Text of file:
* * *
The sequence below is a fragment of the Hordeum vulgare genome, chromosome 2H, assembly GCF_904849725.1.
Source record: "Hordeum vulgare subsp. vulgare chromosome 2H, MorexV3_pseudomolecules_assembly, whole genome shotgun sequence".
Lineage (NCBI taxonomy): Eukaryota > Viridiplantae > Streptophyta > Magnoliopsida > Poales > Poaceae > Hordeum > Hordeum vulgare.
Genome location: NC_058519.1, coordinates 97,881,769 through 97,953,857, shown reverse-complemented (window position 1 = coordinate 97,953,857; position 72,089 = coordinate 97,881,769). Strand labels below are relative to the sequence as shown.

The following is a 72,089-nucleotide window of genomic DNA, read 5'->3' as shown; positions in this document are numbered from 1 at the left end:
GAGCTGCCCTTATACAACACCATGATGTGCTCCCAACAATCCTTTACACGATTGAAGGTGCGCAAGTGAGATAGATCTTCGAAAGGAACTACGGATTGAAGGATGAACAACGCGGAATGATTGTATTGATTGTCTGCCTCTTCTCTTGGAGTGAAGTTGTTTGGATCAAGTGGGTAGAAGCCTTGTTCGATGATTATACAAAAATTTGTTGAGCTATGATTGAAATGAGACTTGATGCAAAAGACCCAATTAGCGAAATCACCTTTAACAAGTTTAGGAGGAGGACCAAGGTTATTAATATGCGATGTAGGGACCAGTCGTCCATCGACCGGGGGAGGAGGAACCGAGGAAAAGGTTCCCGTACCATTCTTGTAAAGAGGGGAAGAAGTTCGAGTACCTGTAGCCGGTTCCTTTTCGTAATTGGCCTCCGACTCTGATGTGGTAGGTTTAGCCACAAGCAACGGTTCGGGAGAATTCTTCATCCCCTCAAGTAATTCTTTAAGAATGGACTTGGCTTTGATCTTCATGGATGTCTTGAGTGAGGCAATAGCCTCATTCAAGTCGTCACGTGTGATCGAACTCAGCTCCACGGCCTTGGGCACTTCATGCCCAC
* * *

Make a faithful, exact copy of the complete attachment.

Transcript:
The sequence below is a fragment of the Hordeum vulgare genome, chromosome 2H, assembly GCF_904849725.1.
Source record: "Hordeum vulgare subsp. vulgare chromosome 2H, MorexV3_pseudomolecules_assembly, whole genome shotgun sequence".
Lineage (NCBI taxonomy): Eukaryota > Viridiplantae > Streptophyta > Magnoliopsida > Poales > Poaceae > Hordeum > Hordeum vulgare.
Genome location: NC_058519.1, coordinates 97,881,769 through 97,953,857, shown reverse-complemented (window position 1 = coordinate 97,953,857; position 72,089 = coordinate 97,881,769). Strand labels below are relative to the sequence as shown.

The following is a 72,089-nucleotide window of genomic DNA, read 5'->3' as shown; positions in this document are numbered from 1 at the left end:
GAGCTGCCCTTATACAACACCATGATGTGCTCCCAACAATCCTTTACACGATTGAAGGTGCGCAAGTGAGATAGATCTTCGAAAGGAACTACGGATTGAAGGATGAACAACGCGGAATGATTGTATTGATTGTCTGCCTCTTCTCTTGGAGTGAAGTTGTTTGGATCAAGTGGGTAGAAGCCTTGTTCGATGATTATACAAAAATTTGTTGAGCTATGATTGAAATGAGACTTGATGCAAAAGACCCAATTAGCGAAATCACCTTTAACAAGTTTAGGAGGAGGACCAAGGTTATTAATATGCGATGTAGGGACCAGTCGTCCATCGACCGGGGGAGGAGGAACCGAGGAAAAGGTTCCCGTACCATTCTTGTAAAGAGGGGAAGAAGTTCGAGTACCTGTAGCCGGTTCCTTTTCGTAATTGGCCTCCGACTCTGATGTGGTAGGTTTAGCCACAAGCAACGGTTCGGGAGAATTCTTCATCCCCTCAAGTAATTCTTTAAGAATGGACTTGGCTTTGATCTTCATGGATGTCTTGAGTGAGGCAATAGCCTCATTCAAGTCGTCACGTGTGATCGAACTCAGCTCCACGGCCTTGGGCACTTCATGCCCAC